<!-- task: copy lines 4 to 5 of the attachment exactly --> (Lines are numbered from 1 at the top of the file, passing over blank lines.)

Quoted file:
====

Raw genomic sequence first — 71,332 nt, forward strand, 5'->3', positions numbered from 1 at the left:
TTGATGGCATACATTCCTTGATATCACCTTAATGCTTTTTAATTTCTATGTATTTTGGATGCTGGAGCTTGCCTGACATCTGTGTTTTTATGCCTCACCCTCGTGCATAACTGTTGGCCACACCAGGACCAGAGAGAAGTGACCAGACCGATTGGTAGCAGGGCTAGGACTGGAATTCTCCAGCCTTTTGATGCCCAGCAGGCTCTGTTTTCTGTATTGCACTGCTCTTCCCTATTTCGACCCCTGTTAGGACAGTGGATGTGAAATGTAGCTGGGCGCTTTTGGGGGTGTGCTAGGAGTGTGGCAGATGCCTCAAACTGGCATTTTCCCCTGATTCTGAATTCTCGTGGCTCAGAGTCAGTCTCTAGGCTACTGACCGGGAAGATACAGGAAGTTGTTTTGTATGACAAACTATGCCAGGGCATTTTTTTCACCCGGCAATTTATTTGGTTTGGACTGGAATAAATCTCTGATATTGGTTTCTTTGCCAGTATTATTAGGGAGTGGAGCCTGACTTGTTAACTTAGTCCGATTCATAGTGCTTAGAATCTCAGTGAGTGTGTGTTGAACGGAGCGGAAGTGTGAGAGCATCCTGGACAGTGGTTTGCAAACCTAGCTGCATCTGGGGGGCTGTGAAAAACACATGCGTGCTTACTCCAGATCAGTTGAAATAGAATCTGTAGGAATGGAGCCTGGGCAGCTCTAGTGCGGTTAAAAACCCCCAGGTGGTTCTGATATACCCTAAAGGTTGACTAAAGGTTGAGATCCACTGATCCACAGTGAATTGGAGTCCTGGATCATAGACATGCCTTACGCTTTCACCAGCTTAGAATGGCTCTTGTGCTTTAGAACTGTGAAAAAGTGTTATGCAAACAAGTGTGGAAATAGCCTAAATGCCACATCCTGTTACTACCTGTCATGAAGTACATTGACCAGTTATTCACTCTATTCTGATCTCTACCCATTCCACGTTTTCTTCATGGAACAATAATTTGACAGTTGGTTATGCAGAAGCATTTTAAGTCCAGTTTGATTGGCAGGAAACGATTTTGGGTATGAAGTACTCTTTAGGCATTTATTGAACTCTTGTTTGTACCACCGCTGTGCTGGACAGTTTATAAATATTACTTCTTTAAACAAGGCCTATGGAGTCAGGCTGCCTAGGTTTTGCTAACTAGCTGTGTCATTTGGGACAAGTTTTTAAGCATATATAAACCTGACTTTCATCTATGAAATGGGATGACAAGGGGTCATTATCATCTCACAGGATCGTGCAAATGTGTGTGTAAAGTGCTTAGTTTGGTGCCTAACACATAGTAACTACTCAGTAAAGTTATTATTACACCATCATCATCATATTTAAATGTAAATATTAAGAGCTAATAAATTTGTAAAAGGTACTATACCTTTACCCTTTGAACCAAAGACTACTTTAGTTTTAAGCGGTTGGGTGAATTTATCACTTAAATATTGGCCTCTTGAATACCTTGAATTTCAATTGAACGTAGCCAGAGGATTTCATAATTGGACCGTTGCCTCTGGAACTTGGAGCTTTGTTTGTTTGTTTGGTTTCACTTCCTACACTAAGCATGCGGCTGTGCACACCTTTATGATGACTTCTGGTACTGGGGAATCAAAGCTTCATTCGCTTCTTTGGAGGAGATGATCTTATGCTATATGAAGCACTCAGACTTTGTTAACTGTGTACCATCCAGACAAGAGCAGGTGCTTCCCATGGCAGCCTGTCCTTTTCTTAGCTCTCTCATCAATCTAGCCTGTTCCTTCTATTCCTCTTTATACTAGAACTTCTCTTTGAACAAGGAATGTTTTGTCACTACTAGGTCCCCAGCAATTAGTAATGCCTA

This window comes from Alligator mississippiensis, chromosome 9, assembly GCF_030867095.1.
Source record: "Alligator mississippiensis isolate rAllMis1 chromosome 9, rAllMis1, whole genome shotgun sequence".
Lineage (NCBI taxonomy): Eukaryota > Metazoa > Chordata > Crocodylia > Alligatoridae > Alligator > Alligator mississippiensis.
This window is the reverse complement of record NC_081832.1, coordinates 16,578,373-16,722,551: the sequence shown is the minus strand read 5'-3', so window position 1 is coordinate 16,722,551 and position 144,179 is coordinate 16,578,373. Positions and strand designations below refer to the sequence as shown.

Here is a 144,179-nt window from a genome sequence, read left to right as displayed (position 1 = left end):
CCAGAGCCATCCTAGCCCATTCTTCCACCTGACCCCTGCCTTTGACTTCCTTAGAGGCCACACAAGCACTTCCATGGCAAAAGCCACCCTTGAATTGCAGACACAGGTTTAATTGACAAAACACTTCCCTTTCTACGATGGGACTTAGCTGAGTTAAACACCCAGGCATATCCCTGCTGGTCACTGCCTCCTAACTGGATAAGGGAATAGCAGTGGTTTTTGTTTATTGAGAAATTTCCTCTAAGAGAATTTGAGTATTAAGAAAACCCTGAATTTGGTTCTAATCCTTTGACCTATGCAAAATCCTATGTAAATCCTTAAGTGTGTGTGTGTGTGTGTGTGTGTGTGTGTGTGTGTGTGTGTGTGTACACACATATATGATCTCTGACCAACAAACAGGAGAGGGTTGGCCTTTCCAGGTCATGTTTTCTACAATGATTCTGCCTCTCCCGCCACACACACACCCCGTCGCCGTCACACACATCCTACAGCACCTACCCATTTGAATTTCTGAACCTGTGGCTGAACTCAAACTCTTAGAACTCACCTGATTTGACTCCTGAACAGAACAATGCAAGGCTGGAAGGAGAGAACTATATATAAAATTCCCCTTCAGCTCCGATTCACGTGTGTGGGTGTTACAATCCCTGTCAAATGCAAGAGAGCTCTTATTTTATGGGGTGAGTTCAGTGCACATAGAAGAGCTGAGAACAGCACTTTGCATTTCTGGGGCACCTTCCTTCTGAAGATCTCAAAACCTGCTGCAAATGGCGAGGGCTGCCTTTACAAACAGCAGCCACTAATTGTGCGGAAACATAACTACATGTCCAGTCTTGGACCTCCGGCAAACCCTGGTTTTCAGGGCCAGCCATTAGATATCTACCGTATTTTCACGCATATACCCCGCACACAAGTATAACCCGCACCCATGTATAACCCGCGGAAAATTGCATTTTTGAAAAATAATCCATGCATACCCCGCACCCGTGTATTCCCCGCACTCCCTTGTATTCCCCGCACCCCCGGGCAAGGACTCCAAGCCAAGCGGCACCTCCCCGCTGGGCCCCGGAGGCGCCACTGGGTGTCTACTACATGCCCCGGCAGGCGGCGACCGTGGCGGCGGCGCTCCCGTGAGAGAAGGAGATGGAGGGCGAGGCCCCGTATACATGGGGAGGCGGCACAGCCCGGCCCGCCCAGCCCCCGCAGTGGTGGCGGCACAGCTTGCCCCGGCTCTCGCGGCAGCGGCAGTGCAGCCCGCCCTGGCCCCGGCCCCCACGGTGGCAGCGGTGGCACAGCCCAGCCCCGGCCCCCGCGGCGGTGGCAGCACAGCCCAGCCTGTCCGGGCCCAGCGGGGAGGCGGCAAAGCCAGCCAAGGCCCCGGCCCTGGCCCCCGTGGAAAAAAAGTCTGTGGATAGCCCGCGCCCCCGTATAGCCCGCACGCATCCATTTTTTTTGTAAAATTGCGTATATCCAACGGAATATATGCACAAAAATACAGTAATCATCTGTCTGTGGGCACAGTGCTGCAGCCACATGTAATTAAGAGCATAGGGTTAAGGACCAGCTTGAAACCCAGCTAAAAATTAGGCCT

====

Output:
Source record: "Alligator mississippiensis isolate rAllMis1 chromosome 9, rAllMis1, whole genome shotgun sequence".
Lineage (NCBI taxonomy): Eukaryota > Metazoa > Chordata > Crocodylia > Alligatoridae > Alligator > Alligator mississippiensis.